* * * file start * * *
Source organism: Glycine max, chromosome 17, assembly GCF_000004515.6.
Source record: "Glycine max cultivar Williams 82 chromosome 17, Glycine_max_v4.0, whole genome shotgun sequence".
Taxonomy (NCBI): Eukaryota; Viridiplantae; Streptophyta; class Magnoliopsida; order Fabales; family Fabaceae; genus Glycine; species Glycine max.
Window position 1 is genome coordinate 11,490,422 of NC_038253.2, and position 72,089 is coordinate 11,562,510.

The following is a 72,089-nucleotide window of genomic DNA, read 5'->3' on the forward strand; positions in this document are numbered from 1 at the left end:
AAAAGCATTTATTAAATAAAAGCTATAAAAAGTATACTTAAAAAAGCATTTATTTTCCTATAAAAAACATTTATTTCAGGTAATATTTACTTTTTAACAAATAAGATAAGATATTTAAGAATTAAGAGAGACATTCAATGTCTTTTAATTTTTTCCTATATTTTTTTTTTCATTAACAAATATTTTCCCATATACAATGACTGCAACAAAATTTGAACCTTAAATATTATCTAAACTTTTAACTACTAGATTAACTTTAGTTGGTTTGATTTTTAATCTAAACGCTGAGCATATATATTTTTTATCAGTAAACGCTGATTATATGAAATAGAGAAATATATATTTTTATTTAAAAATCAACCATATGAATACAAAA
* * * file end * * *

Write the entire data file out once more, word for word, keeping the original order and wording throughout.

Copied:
Source organism: Glycine max, chromosome 17, assembly GCF_000004515.6.
Source record: "Glycine max cultivar Williams 82 chromosome 17, Glycine_max_v4.0, whole genome shotgun sequence".
Taxonomy (NCBI): Eukaryota; Viridiplantae; Streptophyta; class Magnoliopsida; order Fabales; family Fabaceae; genus Glycine; species Glycine max.
Window position 1 is genome coordinate 11,490,422 of NC_038253.2, and position 72,089 is coordinate 11,562,510.

The following is a 72,089-nucleotide window of genomic DNA, read 5'->3' on the forward strand; positions in this document are numbered from 1 at the left end:
AAAAGCATTTATTAAATAAAAGCTATAAAAAGTATACTTAAAAAAGCATTTATTTTCCTATAAAAAACATTTATTTCAGGTAATATTTACTTTTTAACAAATAAGATAAGATATTTAAGAATTAAGAGAGACATTCAATGTCTTTTAATTTTTTCCTATATTTTTTTTTTCATTAACAAATATTTTCCCATATACAATGACTGCAACAAAATTTGAACCTTAAATATTATCTAAACTTTTAACTACTAGATTAACTTTAGTTGGTTTGATTTTTAATCTAAACGCTGAGCATATATATTTTTTATCAGTAAACGCTGATTATATGAAATAGAGAAATATATATTTTTATTTAAAAATCAACCATATGAATACAAAA